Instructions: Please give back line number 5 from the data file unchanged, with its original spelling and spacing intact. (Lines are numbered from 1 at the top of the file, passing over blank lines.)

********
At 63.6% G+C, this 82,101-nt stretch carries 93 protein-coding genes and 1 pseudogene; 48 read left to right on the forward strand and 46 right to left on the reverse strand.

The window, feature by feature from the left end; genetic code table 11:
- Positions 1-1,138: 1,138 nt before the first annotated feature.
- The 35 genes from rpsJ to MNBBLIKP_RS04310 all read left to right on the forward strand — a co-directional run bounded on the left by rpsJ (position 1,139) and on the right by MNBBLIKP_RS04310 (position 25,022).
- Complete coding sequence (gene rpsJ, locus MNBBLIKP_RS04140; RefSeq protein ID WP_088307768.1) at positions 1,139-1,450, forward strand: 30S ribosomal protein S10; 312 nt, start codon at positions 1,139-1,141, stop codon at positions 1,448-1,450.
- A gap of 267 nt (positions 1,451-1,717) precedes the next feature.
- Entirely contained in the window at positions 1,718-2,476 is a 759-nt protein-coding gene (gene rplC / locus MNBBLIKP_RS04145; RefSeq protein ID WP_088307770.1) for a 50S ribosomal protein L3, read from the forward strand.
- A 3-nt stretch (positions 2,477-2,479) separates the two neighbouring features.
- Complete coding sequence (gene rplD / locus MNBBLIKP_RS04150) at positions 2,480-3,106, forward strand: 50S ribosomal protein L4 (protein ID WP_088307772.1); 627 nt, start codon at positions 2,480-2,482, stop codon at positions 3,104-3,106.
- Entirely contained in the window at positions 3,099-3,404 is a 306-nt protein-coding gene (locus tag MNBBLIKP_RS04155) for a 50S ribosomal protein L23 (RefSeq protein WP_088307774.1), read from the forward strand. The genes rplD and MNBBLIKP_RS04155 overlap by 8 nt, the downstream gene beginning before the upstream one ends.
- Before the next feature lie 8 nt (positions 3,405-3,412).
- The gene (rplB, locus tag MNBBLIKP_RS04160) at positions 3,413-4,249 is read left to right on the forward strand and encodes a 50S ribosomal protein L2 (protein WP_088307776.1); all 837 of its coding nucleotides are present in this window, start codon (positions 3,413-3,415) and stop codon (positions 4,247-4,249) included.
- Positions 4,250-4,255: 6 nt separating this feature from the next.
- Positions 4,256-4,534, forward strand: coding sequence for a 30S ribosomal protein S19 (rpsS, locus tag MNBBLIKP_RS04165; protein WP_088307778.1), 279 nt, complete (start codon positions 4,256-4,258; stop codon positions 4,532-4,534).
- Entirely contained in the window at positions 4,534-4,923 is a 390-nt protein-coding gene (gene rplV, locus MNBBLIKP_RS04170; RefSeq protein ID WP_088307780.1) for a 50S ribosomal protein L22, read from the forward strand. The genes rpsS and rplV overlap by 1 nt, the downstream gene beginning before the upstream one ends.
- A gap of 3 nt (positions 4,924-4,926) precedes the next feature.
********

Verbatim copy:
- Complete coding sequence (gene rpsJ, locus MNBBLIKP_RS04140; RefSeq protein ID WP_088307768.1) at positions 1,139-1,450, forward strand: 30S ribosomal protein S10; 312 nt, start codon at positions 1,139-1,141, stop codon at positions 1,448-1,450.